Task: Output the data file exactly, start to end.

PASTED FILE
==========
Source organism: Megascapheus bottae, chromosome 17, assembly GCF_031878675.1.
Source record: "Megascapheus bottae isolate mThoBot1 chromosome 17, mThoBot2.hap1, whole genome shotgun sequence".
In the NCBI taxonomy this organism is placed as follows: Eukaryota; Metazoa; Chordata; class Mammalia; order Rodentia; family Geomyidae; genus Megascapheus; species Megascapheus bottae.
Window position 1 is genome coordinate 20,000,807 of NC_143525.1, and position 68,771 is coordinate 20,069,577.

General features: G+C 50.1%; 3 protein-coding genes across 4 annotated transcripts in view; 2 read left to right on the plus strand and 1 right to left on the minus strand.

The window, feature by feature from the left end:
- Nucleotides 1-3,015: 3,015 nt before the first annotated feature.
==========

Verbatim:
Source organism: Megascapheus bottae, chromosome 17, assembly GCF_031878675.1.
Source record: "Megascapheus bottae isolate mThoBot1 chromosome 17, mThoBot2.hap1, whole genome shotgun sequence".
In the NCBI taxonomy this organism is placed as follows: Eukaryota; Metazoa; Chordata; class Mammalia; order Rodentia; family Geomyidae; genus Megascapheus; species Megascapheus bottae.
Window position 1 is genome coordinate 20,000,807 of NC_143525.1, and position 68,771 is coordinate 20,069,577.

General features: G+C 50.1%; 3 protein-coding genes across 4 annotated transcripts in view; 2 read left to right on the plus strand and 1 right to left on the minus strand.

The window, feature by feature from the left end:
- Nucleotides 1-3,015: 3,015 nt before the first annotated feature.